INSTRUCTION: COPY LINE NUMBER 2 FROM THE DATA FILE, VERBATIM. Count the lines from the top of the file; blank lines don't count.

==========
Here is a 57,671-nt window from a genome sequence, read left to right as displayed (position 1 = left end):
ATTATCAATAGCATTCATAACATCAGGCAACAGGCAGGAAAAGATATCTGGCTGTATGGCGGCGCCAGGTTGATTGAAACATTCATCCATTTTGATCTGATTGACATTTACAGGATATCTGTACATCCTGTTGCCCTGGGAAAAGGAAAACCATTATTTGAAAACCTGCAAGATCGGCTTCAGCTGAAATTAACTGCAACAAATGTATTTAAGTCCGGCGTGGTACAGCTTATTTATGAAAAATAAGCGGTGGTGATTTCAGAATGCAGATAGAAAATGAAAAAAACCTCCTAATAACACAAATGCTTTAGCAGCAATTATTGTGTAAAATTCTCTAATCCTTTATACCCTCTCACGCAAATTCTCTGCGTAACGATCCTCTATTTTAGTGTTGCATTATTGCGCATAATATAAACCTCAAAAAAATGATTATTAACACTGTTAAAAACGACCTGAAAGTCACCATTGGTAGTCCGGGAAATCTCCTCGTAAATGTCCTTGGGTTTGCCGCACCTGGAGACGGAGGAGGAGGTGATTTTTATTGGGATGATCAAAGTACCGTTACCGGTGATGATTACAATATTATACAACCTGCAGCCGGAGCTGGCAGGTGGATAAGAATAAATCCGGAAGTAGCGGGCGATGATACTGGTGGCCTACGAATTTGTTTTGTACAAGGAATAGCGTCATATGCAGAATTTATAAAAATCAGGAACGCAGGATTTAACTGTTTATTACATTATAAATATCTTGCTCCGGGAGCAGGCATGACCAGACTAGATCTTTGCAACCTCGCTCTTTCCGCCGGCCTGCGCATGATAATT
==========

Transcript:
ATTATCAATAGCATTCATAACATCAGGCAACAGGCAGGAAAAGATATCTGGCTGTATGGCGGCGCCAGGTTGATTGAAACATTCATCCATTTTGATCTGATTGACATTTACAGGATATCTGTACATCCTGTTGCCCTGGGAAAAGGAAAACCATTATTTGAAAACCTGCAAGATCGGCTTCAGCTGAAATTAACTGCAACAAATGTATTTAAGTCCGGCGTGGTACAGCTTATTTATGAAAAATAAGCGGTGGTGATTTCAGAATGCAGATAGAAAATGAAAAAAACCTCCTAATAACACAAATGCTTTAGCAGCAATTATTGTGTAAAATTCTCTAATCCTTTATACCCTCTCACGCAAATTCTCTGCGTAACGATCCTCTATTTTAGTGTTGCATTATTGCGCATAATATAAACCTCAAAAAAATGATTATTAACACTGTTAAAAACGACCTGAAAGTCACCATTGGTAGTCCGGGAAATCTCCTCGTAAATGTCCTTGGGTTTGCCGCACCTGGAGACGGAGGAGGAGGTGATTTTTATTGGGATGATCAAAGTACCGTTACCGGTGATGATTACAATATTATACAACCTGCAGCCGGAGCTGGCAGGTGGATAAGAATAAATCCGGAAGTAGCGGGCGATGATACTGGTGGCCTACGAATTTGTTTTGTACAAGGAATAGCGTCATATGCAGAATTTATAAAAATCAGGAACGCAGGATTTAACTGTTTATTACATTATAAATATCTTGCTCCGGGAGCAGGCATGACCAGACTAGATCTTTGCAACCTCGCTCTTTCCGCCGGCCTGCGCATGATAATT